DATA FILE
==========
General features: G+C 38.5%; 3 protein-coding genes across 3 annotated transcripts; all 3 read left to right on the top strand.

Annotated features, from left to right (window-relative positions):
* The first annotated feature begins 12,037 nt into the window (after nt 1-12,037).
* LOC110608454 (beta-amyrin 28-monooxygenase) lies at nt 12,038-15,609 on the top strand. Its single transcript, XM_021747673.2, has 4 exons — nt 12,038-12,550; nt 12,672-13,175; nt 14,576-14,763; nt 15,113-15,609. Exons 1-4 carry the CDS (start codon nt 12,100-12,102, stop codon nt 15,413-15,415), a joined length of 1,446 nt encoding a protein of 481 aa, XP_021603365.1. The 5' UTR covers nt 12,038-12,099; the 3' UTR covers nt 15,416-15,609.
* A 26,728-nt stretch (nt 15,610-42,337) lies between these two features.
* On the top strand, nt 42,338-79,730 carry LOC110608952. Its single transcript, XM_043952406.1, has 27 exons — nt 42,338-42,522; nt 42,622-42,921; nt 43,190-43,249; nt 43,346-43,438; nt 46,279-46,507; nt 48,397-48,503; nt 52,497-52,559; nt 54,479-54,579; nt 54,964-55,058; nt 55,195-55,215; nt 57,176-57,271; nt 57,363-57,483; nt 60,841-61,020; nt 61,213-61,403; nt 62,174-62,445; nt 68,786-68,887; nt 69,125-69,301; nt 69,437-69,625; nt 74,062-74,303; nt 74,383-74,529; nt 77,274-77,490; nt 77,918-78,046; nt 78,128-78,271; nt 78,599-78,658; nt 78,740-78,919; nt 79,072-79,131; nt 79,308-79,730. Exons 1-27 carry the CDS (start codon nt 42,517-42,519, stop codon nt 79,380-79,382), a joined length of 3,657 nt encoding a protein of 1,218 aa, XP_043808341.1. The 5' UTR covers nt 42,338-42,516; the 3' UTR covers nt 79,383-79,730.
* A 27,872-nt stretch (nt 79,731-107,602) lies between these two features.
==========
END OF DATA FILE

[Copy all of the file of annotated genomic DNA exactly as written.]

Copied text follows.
General features: G+C 38.5%; 3 protein-coding genes across 3 annotated transcripts; all 3 read left to right on the top strand.

Annotated features, from left to right (window-relative positions):
* The first annotated feature begins 12,037 nt into the window (after nt 1-12,037).
* LOC110608454 (beta-amyrin 28-monooxygenase) lies at nt 12,038-15,609 on the top strand. Its single transcript, XM_021747673.2, has 4 exons — nt 12,038-12,550; nt 12,672-13,175; nt 14,576-14,763; nt 15,113-15,609. Exons 1-4 carry the CDS (start codon nt 12,100-12,102, stop codon nt 15,413-15,415), a joined length of 1,446 nt encoding a protein of 481 aa, XP_021603365.1. The 5' UTR covers nt 12,038-12,099; the 3' UTR covers nt 15,416-15,609.
* A 26,728-nt stretch (nt 15,610-42,337) lies between these two features.
* On the top strand, nt 42,338-79,730 carry LOC110608952. Its single transcript, XM_043952406.1, has 27 exons — nt 42,338-42,522; nt 42,622-42,921; nt 43,190-43,249; nt 43,346-43,438; nt 46,279-46,507; nt 48,397-48,503; nt 52,497-52,559; nt 54,479-54,579; nt 54,964-55,058; nt 55,195-55,215; nt 57,176-57,271; nt 57,363-57,483; nt 60,841-61,020; nt 61,213-61,403; nt 62,174-62,445; nt 68,786-68,887; nt 69,125-69,301; nt 69,437-69,625; nt 74,062-74,303; nt 74,383-74,529; nt 77,274-77,490; nt 77,918-78,046; nt 78,128-78,271; nt 78,599-78,658; nt 78,740-78,919; nt 79,072-79,131; nt 79,308-79,730. Exons 1-27 carry the CDS (start codon nt 42,517-42,519, stop codon nt 79,380-79,382), a joined length of 3,657 nt encoding a protein of 1,218 aa, XP_043808341.1. The 5' UTR covers nt 42,338-42,516; the 3' UTR covers nt 79,383-79,730.
* A 27,872-nt stretch (nt 79,731-107,602) lies between these two features.